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Until quite recently, caring cat owners made sure their cats were vaccinated and neutered, and if they were concerned about the cat getting lost, they simply gave it a collar with an identification disc. Then microchipping came along, and we were all urged to get our cats microchipped. But what is microchipping? In what way is it preferable to a cat wearing a collar and identification disc? And should you have your cat microchipped?
A microchip is a tiny chip about the size of a grain of rice, which is embedded in the skin of the cat’s neck using a special tool. This can be done by your vet and is usually painless for the cat, and some rescue organisations now have people qualified to do it. The cat will not be aware of the microchip once it has been inserted. Each chip has a unique number which is stored on a national database; there are two of these databases in the UK. The chip has the cat’s name, address, and other information on it, and it can be ‘read’ by anyone who has a microchip reader. These days that includes vets, rescue centres, and other organisations associated with cats.
Cats can lose collars and/or identification discs. There have also been cases of cats getting their collars snagged on branches, or getting a leg caught in a collar. These incidents can happen even if the cat is wearing a so-called quick release collar, and serious injuries have resulted to some cats. None of these things can happen with a microchip. The chip is always there, and if the cat is lost, all the person finding it has to do its get it read by someone who has a microchip reader – usually any vet or rescue organisation.
However, there have been cases of lost cats being found by well-meaning members of the public, who give the cat a home rather than check for a microchip. Of course, this would be less likely to happen if the cat had an identification disc on its collar. So more education is needed, to let everyone know that if they find a cat, they should take it to a vet to see if it has a microchip. Luckily this is becoming more generally known, and hopefully this will not be a problem in the future.
If you intend to let your cat out, it is definitely sensible to get it microchipped. Cat which go out can easily wander, get into a vehicle and end up far from home, or get lost in other ways. Microchipping ensures that you will have a much better chance of finding your cat again if this happens.
However, you should even consider microchipping if you plan to have an indoor cat. Cats can occasionally escape, and cats which are used to being indoors may have trouble finding their way home again.
Microchipping means that if your cat strays or gets lost, you are far more likely to find it than you would be otherwise. Rescue centres are full of ‘stray’ cats, who actually look well cared for and probably have a home…if only anyone could find out where it is. With a microchipped cat there is not that problem as the cat can be identified and the owner contacted. Cats have been reunited with their owners after trips of hundreds of miles – probably no-one knows what happened to them, and the cats aren’t telling.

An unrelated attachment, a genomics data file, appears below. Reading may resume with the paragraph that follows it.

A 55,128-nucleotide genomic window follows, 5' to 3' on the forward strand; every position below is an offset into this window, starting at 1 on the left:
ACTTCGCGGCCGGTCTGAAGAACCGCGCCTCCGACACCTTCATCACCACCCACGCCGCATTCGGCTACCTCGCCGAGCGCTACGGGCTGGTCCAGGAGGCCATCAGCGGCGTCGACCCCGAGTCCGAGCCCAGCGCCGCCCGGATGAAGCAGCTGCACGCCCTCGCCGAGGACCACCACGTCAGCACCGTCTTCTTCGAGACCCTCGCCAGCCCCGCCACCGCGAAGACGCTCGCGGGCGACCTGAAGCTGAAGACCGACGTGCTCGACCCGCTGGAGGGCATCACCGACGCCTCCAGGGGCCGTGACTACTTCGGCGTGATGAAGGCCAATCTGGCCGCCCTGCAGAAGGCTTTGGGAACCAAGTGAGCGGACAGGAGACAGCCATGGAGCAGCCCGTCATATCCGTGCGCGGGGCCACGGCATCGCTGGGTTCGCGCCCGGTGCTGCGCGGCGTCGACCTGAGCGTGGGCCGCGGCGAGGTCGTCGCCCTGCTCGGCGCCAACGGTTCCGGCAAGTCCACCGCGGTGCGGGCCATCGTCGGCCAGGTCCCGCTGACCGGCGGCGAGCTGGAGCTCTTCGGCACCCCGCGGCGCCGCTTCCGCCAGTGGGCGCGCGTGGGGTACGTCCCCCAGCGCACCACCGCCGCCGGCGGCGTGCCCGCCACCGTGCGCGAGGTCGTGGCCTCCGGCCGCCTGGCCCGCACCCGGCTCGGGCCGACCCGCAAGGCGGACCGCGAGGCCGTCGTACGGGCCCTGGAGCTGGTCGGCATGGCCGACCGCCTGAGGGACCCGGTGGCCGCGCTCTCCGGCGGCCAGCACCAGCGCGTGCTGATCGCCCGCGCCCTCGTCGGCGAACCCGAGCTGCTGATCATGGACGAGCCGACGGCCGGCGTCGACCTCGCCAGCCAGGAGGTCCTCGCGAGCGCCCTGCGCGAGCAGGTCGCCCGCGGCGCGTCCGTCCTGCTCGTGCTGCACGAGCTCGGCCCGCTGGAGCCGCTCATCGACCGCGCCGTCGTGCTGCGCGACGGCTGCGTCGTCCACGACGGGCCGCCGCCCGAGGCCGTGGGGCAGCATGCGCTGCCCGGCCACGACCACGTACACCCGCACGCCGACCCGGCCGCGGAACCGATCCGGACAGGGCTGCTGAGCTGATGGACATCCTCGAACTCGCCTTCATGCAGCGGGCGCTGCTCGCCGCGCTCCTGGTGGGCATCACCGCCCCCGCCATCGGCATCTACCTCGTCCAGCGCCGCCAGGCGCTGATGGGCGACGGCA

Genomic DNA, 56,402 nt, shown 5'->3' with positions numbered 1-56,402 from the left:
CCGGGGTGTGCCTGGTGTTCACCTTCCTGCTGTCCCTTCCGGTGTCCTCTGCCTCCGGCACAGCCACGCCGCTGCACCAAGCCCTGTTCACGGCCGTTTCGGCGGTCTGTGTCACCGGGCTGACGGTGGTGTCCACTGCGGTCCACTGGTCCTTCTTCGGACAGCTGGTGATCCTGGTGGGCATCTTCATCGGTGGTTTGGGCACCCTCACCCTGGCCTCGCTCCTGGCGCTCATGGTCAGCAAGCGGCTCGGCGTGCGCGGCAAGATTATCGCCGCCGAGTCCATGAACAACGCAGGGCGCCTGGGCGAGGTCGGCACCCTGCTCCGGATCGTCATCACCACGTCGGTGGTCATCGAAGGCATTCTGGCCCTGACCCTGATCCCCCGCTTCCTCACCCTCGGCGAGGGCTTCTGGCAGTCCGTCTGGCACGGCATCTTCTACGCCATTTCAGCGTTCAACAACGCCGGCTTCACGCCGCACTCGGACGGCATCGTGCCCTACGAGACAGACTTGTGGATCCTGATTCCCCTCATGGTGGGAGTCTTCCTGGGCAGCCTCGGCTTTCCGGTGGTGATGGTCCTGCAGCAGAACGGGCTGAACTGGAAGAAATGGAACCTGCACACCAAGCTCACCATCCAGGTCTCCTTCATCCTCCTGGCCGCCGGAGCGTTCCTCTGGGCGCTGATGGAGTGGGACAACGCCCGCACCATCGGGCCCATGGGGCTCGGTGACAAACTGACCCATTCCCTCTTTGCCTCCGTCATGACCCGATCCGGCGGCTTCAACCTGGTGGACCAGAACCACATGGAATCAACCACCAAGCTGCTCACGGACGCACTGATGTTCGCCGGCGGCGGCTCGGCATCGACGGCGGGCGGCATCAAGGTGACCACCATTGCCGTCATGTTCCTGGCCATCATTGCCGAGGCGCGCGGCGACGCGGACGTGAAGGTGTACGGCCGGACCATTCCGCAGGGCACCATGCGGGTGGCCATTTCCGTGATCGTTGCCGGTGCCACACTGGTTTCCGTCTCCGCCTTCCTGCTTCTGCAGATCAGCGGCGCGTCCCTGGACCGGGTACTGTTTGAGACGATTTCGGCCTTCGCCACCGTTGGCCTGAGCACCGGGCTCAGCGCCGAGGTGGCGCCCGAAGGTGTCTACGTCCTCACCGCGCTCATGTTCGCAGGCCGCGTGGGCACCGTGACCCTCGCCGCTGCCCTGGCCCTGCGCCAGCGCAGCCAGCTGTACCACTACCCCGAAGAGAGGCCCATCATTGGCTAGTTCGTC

A friend of mine found her cat because of its microchip, after he had been missing for a year. He had disappeared after a house move. Here is her story...
“We did all we could – laminated notices at the new location and the old, contacted police, Cats Protection, RSPCA, even an announcement on local radio. The weeks turned into months and we kept hoping. But months passed with no sign of the cat. As the anniversary of his loss loomed, I contemplated getting rid of his bed, carrier and food bowls which, by this time were in the garage. I felt it was probably time to face up to the very sad fact that he just wasn’t coming back. Then, two weeks before the anniversary of his loss, I got a phone call out of the blue. A voice said, “Mrs X? **** vets here – we have your cat”. Disturbed in the middle of reading emails I nearly replied, “I don’t have a cat”...but then I realised who they were talking about! It transpired that he had turned up at a factory about three miles from where we live. A man who worked there had started feeding him, and given he is a very friendly cat he had decided to adopt him. He had taken him home and got him checked at his local vets. Luckily for me the vet read his chip and found our details.”
This should prove to any cat owner how important it is to get your cat microchipped. But a word of warning: it is a good idea to ask your vet to check the chip when the cat has its annual vaccinations, as there have been rare incidents of chips 'getting lost'. And if you move house, make sure you remember to contact the microchip company and change your address details. You will be able to find the microchip company's details on the paperwork you receive when your cat is microchipped, so make sure you don't lose it – although your vet should be able to help out if you do. These days address details can usually be changed online, so it is not complicated.
So I definitely urge you to make use of this wonderful new technology. It is not expensive, and it could make the difference between a lost cat which is found, and one which you sadly never see again. It is now the law that all dogs have to be microchipped, and it would perhaps be a good idea if this were the case for cats too. But don't wait until that happens. If your cat isn't microchipped, make an appointment to have it done now!
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